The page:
PIA00091: Cerberus Hemisphere
 Target Name:  Mars
 Is a satellite of:  Sol (our sun)
 Mission:  Viking
 Spacecraft:  Viking Orbiter 1
 Instrument:  Visual Imaging Subsystem - Camera B 
 Product Size:  6218 x 6653 pixels (w x h)
 Produced By:  U.S. Geological Survey
 Addition Date:  1998-06-03
 Primary Data Set:  Viking EDRs
 Full-Res TIFF:  PIA00091.tif (52.21 MB)
 Full-Res JPEG:  PIA00091.jpg (2.493 MB)

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Original Caption Released with Image:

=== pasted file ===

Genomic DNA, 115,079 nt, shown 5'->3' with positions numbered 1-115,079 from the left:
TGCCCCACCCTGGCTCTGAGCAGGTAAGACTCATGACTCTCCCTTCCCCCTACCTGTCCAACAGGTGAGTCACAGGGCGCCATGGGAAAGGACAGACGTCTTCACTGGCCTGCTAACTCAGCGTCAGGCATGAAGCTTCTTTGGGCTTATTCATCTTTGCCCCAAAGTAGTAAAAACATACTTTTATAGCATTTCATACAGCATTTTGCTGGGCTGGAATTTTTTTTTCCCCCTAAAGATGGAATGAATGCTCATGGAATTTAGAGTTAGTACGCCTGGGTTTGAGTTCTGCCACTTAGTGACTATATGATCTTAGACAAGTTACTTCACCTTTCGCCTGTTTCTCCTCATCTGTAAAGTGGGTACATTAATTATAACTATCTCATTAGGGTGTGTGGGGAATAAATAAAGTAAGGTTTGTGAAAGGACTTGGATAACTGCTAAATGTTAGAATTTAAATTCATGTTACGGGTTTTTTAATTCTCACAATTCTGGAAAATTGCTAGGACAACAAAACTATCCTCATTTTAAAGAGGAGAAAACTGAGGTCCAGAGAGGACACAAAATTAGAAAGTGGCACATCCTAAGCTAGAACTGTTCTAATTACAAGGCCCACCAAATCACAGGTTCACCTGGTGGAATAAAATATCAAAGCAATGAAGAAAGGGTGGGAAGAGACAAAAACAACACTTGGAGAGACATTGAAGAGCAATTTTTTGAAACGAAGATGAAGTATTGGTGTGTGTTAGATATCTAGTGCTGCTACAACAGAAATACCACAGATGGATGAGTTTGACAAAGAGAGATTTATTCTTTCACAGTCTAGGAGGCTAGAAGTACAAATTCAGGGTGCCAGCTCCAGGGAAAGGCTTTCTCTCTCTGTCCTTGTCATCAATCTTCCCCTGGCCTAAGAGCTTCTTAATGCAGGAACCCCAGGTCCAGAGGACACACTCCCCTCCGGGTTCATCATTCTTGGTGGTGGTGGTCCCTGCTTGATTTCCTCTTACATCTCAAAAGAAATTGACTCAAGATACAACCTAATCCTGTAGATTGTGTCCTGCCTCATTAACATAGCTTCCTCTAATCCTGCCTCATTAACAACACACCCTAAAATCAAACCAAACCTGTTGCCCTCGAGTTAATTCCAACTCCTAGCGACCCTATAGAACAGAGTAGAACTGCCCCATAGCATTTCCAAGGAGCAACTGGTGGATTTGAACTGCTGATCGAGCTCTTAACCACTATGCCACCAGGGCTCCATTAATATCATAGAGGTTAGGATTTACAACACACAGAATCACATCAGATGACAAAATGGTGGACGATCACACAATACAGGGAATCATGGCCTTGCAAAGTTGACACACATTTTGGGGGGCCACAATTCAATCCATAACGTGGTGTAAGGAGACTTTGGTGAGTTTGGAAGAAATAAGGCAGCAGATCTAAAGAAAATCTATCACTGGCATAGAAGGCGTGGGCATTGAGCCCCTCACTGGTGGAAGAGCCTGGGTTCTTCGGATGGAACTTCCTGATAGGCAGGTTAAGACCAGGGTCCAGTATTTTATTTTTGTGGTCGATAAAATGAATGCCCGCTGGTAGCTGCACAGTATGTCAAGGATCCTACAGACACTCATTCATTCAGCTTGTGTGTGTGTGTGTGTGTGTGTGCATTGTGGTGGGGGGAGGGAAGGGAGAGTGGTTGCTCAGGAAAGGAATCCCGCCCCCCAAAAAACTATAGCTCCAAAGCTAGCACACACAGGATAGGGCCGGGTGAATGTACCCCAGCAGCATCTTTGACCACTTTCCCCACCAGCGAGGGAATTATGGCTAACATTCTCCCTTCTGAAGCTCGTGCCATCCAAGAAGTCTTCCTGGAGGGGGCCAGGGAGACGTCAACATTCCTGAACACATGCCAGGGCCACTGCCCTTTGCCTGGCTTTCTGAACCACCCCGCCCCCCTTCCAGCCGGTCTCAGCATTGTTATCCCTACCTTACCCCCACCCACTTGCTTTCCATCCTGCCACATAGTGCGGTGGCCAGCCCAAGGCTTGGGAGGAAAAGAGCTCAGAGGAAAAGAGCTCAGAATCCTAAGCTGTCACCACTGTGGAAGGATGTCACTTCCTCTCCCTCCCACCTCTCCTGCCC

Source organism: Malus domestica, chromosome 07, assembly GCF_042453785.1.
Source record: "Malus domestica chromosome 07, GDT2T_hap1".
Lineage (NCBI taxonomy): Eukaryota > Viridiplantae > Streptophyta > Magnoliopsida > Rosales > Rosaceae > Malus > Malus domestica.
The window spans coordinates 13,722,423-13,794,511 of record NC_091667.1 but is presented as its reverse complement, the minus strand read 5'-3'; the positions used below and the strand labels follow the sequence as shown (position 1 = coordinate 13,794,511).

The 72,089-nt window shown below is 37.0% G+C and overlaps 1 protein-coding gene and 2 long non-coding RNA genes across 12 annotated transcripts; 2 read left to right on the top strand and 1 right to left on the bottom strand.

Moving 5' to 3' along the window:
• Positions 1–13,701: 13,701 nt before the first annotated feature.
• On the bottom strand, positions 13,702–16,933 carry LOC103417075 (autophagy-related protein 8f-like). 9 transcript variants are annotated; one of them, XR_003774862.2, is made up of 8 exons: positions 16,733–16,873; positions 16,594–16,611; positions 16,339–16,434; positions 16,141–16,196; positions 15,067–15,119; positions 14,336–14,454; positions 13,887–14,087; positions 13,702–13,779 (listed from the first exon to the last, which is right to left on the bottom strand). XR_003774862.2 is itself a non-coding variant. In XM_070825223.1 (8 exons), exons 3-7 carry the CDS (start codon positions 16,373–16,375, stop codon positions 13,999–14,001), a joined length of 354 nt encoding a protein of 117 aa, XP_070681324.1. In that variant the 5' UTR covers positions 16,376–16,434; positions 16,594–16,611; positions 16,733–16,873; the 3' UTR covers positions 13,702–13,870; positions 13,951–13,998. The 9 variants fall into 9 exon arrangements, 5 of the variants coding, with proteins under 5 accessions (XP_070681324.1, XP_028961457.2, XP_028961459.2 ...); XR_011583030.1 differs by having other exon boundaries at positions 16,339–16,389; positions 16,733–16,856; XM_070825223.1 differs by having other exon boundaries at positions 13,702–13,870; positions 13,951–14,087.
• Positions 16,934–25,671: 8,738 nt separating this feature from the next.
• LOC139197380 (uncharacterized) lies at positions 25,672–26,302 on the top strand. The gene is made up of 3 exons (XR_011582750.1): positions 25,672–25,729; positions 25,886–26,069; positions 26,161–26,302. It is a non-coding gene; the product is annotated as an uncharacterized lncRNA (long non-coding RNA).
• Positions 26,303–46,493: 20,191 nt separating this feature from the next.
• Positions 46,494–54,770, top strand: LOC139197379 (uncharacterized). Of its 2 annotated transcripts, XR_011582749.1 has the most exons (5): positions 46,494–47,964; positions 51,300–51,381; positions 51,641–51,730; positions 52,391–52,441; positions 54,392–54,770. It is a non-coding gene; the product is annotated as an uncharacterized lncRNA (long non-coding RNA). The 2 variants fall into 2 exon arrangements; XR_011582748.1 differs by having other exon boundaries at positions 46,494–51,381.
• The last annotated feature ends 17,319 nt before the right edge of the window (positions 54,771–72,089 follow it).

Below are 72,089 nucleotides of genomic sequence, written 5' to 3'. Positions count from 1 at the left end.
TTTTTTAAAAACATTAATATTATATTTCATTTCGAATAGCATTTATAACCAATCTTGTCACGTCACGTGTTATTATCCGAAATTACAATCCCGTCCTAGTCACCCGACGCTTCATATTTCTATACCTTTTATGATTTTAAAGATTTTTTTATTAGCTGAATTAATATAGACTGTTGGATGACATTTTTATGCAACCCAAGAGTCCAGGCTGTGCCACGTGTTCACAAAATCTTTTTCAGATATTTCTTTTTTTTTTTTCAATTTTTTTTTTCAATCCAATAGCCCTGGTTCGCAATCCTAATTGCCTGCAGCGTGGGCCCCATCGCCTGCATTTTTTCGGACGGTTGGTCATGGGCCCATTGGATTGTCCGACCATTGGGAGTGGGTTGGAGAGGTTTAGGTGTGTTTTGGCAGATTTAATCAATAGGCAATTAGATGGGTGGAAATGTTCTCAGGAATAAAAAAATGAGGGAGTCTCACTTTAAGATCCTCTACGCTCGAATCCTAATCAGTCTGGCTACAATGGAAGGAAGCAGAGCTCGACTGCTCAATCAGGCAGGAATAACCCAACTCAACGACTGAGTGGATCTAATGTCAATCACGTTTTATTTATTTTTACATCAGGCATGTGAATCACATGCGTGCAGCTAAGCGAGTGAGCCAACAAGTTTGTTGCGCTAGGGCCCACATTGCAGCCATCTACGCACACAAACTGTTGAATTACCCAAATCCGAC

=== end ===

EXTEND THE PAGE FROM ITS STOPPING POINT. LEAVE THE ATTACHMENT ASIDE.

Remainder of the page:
This mosaic is composed of 104 Viking Orbiter images acquired on February 11, 1980. At that time, it was early northern summer on Mars (Ls = 65 degrees). The center of the image is at latitude 3 degrees, longitude 185 degrees, and the latitude limits are approximately 60 degrees N. and S. This image is in an orthographic projection with a scale of 1 km/pixel. The color variations have been enhanced by a factor of 2, and the large-scale brightness variations (mostly due to sun-angle variations) have been normalized by large-scale filtering. A major geologic boundary extends across this mosaic, with the lower third of the image showing ancient cratered highlands; north of this boundary are the lowland northern plains. A series of poorly-indurated sedimentary deposits occur just north of the highland-lowland boundary; some workers believe that these are explosive volcanic deposits (ignimbrites) whereas others have postulated that they are paleo-polar deposits. Other prominent features in this image include the large dark area left of the image center (named Cerberus), and the Elysium volcanic region (bright yellowish area north of Cerberus). The crater 'Mie' is located near the top left, and has a dark spot near its center. The Viking 2 Lander is located about 400 km west of the center of this crater, or about 1 1/2 crater diameter left of the left edge of the crater. Thin white clouds are dispersed over the northern hemisphere, and the opaque cloud in the upper right overlies the Olympus Mons Aureole. The arcuate markings west of the Aureole are thought to be extended drifts of windblown material. The bright blue area at the bottom of the picture shows the extent of the seasonal carbon dioxide polar cap (these frosts are actually white).

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